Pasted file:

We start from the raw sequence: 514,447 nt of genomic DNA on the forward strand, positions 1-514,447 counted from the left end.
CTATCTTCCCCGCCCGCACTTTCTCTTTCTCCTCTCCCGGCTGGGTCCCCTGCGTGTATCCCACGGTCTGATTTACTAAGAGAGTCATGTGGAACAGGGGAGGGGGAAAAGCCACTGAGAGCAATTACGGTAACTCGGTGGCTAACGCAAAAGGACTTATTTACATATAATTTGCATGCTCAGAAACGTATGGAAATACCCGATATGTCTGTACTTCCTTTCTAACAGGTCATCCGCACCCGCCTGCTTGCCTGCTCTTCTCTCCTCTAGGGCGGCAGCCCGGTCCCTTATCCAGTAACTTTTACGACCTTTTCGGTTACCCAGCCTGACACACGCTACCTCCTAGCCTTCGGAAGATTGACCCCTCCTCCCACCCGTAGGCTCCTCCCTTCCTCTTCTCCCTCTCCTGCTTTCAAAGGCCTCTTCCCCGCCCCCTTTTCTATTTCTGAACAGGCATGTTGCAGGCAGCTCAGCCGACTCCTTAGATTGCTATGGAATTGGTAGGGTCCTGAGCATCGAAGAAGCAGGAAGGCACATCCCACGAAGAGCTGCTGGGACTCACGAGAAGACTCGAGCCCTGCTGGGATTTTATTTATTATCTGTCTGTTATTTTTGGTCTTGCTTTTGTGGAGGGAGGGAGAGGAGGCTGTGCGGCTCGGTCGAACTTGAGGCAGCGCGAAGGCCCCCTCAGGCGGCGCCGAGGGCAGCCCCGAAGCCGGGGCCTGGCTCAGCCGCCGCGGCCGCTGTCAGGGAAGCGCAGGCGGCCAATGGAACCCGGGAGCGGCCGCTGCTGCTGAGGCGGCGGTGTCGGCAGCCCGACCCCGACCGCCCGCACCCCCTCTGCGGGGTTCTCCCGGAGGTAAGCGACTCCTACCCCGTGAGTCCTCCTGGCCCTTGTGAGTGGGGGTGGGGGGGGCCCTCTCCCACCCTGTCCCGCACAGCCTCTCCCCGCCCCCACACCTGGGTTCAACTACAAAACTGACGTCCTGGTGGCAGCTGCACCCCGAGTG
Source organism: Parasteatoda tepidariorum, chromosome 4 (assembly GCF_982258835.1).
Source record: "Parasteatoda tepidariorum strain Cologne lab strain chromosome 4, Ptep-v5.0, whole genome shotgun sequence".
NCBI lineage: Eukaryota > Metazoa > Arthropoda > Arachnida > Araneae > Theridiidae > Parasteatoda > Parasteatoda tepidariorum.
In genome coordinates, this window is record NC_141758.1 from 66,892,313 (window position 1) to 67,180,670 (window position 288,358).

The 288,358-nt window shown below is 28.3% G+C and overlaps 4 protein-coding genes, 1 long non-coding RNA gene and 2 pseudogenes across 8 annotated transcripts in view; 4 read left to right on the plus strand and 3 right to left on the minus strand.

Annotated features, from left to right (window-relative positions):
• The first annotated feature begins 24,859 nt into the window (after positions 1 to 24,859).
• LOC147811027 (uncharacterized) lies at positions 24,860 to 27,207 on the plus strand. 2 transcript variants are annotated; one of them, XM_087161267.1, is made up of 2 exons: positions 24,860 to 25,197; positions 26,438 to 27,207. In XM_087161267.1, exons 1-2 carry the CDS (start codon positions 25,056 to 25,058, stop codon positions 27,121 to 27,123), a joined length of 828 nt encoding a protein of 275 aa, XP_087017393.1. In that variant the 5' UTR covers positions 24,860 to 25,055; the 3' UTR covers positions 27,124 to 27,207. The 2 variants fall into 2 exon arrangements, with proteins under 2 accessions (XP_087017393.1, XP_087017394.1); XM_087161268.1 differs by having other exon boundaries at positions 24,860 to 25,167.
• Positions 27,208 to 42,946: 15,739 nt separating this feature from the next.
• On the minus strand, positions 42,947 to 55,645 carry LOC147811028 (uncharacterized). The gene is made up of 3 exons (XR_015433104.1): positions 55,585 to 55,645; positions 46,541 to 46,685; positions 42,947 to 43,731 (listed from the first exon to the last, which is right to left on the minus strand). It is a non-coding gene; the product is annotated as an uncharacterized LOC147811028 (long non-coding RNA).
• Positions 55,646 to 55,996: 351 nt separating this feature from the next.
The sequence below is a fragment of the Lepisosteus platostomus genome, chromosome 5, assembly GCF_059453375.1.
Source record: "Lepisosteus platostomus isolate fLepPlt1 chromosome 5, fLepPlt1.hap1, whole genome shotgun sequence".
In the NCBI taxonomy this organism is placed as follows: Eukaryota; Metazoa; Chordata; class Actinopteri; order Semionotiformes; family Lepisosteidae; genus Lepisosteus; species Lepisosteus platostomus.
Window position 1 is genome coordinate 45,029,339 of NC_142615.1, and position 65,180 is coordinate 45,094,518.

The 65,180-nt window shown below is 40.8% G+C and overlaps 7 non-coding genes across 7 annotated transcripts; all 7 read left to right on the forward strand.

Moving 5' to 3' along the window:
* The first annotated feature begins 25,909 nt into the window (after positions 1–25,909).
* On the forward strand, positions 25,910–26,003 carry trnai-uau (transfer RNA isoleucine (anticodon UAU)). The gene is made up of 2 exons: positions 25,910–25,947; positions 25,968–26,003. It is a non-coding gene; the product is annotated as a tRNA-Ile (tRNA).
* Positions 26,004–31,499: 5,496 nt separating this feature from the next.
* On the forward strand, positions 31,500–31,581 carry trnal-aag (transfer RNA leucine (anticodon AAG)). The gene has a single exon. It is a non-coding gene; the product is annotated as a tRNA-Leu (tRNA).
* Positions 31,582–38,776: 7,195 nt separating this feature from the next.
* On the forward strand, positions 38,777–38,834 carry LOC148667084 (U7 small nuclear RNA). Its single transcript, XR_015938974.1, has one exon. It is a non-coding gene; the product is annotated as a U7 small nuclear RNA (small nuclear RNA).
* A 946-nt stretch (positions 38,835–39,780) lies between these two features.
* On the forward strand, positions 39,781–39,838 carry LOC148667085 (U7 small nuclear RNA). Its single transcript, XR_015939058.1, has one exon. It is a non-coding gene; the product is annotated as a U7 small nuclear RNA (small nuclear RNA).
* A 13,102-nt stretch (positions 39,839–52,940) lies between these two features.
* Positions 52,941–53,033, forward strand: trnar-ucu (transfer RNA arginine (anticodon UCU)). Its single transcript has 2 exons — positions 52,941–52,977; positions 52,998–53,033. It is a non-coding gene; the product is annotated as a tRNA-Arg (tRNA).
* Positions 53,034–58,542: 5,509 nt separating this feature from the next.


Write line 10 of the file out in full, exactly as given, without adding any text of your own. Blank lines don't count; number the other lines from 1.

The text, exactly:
• LOC147811027 (uncharacterized) lies at positions 24,860 to 27,207 on the plus strand. 2 transcript variants are annotated; one of them, XM_087161267.1, is made up of 2 exons: positions 24,860 to 25,197; positions 26,438 to 27,207. In XM_087161267.1, exons 1-2 carry the CDS (start codon positions 25,056 to 25,058, stop codon positions 27,121 to 27,123), a joined length of 828 nt encoding a protein of 275 aa, XP_087017393.1. In that variant the 5' UTR covers positions 24,860 to 25,055; the 3' UTR covers positions 27,124 to 27,207. The 2 variants fall into 2 exon arrangements, with proteins under 2 accessions (XP_087017393.1, XP_087017394.1); XM_087161268.1 differs by having other exon boundaries at positions 24,860 to 25,167.